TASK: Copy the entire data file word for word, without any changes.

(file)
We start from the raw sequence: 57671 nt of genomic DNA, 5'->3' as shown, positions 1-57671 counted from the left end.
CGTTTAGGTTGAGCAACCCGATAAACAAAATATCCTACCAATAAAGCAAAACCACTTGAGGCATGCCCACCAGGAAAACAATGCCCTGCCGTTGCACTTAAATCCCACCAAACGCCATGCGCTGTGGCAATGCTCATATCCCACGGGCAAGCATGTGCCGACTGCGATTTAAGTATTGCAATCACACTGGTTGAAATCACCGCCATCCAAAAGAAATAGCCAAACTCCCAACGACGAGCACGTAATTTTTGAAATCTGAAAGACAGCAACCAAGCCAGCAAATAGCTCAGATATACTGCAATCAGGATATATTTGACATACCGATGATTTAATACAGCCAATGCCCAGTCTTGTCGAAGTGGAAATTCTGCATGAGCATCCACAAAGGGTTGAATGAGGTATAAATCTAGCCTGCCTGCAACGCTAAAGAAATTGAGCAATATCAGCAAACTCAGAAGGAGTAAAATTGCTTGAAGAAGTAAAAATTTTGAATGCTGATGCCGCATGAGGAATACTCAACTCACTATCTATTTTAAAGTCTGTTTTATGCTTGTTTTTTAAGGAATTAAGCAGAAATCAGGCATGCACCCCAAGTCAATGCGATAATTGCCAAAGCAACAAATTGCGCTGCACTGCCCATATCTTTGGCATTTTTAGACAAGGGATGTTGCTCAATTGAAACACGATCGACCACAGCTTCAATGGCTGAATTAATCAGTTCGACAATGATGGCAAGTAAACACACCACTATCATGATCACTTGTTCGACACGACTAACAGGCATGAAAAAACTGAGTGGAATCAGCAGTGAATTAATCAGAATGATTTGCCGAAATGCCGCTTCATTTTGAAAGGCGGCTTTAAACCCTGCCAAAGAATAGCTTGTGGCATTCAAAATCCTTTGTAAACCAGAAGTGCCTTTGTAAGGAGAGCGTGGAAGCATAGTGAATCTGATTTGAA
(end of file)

We start from the raw sequence: 57671 nt of genomic DNA, 5'->3' as shown, positions 1-57671 counted from the left end.
CGTTTAGGTTGAGCAACCCGATAAACAAAATATCCTACCAATAAAGCAAAACCACTTGAGGCATGCCCACCAGGAAAACAATGCCCTGCCGTTGCACTTAAATCCCACCAAACGCCATGCGCTGTGGCAATGCTCATATCCCACGGGCAAGCATGTGCCGACTGCGATTTAAGTATTGCAATCACACTGGTTGAAATCACCGCCATCCAAAAGAAATAGCCAAACTCCCAACGACGAGCACGTAATTTTTGAAATCTGAAAGACAGCAACCAAGCCAGCAAATAGCTCAGATATACTGCAATCAGGATATATTTGACATACCGATGATTTAATACAGCCAATGCCCAGTCTTGTCGAAGTGGAAATTCTGCATGAGCATCCACAAAGGGTTGAATGAGGTATAAATCTAGCCTGCCTGCAACGCTAAAGAAATTGAGCAATATCAGCAAACTCAGAAGGAGTAAAATTGCTTGAAGAAGTAAAAATTTTGAATGCTGATGCCGCATGAGGAATACTCAACTCACTATCTATTTTAAAGTCTGTTTTATGCTTGTTTTTTAAGGAATTAAGCAGAAATCAGGCATGCACCCCAAGTCAATGCGATAATTGCCAAAGCAACAAATTGCGCTGCACTGCCCATATCTTTGGCATTTTTAGACAAGGGATGTTGCTCAATTGAAACACGATCGACCACAGCTTCAATGGCTGAATTAATCAGTTCGACAATGATGGCAAGTAAACACACCACTATCATGATCACTTGTTCGACACGACTAACAGGCATGAAAAAACTGAGTGGAATCAGCAGTGAATTAATCAGAATGATTTGCCGAAATGCCGCTTCATTTTGAAAGGCGGCTTTAAACCCTGCCAAAGAATAGCTTGTGGCATTCAAAATCCTTTGTAAACCAGAAGTGCCTTTGTAAGGAGAGCGTGGAAGCATAGTGAATCTGATTTGAA